Some Claxton Bay fishermen are crying foul after a mysterious floating wooden jetty was built across prized fish spawning grounds in the Gulf of Paria.
When and how the structure was built without anyone in the area noticing anything is puzzling.
“But one minute there were mangrove, and when it was cleared we saw the wooden jetty,” said president of the Claxton Bay Fishing Association Kishore Boodram.
“We noticed the jetty over two weeks ago. This has attracted party boats that frequent the area, which upsets the sea grass beds and fish nurseries on the western coast near Sandy Point Bay,” he said.
Pointe-a-Pierre MP David Lee said he has made several complaints to the Environmental Management Authority (EMA) on the issue and a proper investigation is needed.
He said a contractor in the area destroyed parts of the mangrove, but one has to wonder why someone would build a jetty in such a desolate area— in the middle of the mangrove.
Lee plans to look into it himself but says the onus is on the EMA to investigate the matter.
“They are destroying the mangrove. The problem is not only the jetty. One of the contractors in the area was sandblasting in the mangrove. I got several complaints from residents. I wrote to the EMA personally on the matter, but it seems they are powerless to do anything. It appears this contractor is friendly with certain Government officials,” Lee said.
According to Boodram, fishermen from Claxton Bay and outside the area depend heavily on the nurseries to supply them with an abundant catch. If the activities by these party boats go unchecked, he fears the thriving fishing grounds will be no more.
“We will not stand back and allow our mangrove to be destroyed,” said Boodram.
“The recent activities by these party boats result in littering and other debris, which negatively impacts the ecosystem.”
While some fishermen did not see the jetty as a serious problem, they were more concerned about party/beach goers being responsible for keeping the surroundings clean after they leave.
“Many of these party boats come from San Fernando and head here. Sometimes the tide low so they will use the jetty to come in as close as they can to offload passengers who want to head to the beach and have a good time,” fishermen said.
Though recent construction in the area has cut off access to the beach via foot and vehicles, the beach is a paradise, fishermen said.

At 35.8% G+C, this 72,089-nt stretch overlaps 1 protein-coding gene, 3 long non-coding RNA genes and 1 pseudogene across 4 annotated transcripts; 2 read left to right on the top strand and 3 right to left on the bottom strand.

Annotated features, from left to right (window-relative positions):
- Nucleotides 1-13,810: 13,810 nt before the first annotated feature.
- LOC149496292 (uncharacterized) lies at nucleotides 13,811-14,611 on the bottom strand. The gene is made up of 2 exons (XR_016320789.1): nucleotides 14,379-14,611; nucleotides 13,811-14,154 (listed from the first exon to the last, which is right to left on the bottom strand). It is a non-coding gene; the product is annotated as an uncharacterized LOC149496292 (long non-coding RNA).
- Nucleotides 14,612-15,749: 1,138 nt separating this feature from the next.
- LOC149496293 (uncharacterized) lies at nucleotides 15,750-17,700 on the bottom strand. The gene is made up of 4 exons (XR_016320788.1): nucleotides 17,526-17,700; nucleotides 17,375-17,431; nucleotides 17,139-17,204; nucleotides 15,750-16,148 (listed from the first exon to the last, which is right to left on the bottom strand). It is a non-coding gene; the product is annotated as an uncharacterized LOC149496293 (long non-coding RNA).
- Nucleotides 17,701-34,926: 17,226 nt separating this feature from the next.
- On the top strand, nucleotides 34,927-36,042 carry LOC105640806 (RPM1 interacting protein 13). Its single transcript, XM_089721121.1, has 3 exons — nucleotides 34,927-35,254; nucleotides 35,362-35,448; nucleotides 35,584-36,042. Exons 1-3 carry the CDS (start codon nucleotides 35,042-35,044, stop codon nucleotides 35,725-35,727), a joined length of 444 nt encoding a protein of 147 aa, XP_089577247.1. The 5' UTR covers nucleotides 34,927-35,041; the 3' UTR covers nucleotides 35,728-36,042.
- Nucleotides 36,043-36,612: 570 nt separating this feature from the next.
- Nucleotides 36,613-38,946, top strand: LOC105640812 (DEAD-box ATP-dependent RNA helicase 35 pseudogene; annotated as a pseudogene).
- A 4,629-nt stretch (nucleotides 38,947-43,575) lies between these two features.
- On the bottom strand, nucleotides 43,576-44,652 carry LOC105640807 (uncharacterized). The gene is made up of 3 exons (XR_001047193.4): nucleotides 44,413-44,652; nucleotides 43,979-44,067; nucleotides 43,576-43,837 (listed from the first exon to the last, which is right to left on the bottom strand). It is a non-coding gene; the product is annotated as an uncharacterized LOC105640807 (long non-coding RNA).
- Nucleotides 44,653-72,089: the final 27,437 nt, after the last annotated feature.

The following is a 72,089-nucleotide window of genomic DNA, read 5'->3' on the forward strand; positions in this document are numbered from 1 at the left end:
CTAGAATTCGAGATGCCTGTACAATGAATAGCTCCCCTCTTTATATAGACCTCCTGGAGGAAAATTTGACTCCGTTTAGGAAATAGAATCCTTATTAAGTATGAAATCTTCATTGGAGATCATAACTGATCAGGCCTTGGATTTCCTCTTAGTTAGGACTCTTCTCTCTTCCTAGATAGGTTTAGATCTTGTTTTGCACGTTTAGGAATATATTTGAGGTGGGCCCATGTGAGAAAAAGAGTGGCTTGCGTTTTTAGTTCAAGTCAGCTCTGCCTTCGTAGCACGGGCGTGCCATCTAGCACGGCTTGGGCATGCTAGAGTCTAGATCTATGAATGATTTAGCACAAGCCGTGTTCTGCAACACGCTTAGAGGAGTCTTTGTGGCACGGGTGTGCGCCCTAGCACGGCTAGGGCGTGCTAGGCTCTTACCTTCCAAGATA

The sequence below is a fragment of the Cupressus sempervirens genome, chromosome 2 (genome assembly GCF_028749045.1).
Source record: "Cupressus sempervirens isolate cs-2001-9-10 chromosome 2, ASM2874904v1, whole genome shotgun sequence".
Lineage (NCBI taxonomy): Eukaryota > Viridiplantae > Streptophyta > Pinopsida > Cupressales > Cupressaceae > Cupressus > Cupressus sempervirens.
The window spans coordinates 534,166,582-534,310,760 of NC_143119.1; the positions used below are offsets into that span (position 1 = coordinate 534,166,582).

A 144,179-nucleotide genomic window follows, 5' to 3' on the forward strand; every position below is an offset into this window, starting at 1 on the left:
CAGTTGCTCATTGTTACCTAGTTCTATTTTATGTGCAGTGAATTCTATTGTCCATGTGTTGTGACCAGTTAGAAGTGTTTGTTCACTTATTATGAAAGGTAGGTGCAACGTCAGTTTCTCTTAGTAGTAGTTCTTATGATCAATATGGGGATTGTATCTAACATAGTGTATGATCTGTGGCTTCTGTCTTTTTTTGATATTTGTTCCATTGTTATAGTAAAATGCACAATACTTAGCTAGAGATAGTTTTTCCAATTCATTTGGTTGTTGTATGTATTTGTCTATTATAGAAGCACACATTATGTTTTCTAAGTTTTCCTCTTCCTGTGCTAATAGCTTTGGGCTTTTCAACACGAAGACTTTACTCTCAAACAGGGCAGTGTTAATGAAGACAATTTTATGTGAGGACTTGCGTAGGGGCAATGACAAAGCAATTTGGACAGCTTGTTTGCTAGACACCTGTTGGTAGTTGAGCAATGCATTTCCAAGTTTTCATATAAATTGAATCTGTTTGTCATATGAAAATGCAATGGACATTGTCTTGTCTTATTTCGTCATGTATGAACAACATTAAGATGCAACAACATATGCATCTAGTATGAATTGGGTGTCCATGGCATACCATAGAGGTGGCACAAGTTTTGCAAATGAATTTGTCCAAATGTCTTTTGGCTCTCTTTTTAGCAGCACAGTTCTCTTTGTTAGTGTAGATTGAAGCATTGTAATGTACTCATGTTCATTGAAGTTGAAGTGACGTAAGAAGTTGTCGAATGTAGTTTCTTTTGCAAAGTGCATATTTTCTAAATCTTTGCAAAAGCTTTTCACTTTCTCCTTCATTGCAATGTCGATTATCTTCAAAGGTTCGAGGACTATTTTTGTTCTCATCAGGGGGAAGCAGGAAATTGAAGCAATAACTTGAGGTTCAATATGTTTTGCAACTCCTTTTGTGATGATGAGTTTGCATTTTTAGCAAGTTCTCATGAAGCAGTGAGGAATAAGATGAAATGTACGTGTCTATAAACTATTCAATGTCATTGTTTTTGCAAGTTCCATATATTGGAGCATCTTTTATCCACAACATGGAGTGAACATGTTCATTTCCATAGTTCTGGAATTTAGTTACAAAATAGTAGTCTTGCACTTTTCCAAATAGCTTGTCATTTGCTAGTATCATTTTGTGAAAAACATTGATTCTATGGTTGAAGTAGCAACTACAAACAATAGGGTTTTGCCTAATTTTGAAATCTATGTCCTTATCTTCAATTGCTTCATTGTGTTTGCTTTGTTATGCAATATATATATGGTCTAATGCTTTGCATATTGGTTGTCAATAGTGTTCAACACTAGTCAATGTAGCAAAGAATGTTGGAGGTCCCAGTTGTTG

“The jetty can only be accessed by boat. It is not stationary, it is moveable. They secured it at this point because they did not see any reason to move it, but if there is a problem it can be moved.”
For years, Boodram said, they have been fighting to save the area near Sandy Point Bay from pollution. He said the seabed grass nurseries are often inhabited with an abundance of fish, including sardine, herring, carite, redfish, cutlassfish and salmon.
“We cannot have vessels running over there and disrupting the natural habitat. Pollution is a serious thing and we need to protect our fisheries not just for us but for future generations,” he said.
According to Boodram, thousands of fish are caught daily and if the mangrove is no more, it will severely affect the livelihood of fishermen.
“We have no problem people enjoying the beach. Use it but don’t abuse it.”
Boodram said he has no clue as to the owner of the jetty, but wants a proper investigation by the Environmental Management Authority on the matter.
He did not have the exact dimensions of the jetty but estimated it to be a couple hundred feet long. He said the structure looked quite sturdy and could easily fit at least two to three people walking side by side.
“Whoever is responsible for the jetty, we would like it to be removed. If you want to go to another area for your activities that’s fine, just make sure you have authorisation to do so, but leave our fishing area to the fisher folk,” Boodram said.
Before any jetty is built, an application for a certificate of environmental clearance should be sought from the EMA.
Permission must also be sought from the Commissioner of State Lands and the Ministry of Agriculture, Land and Fisheries.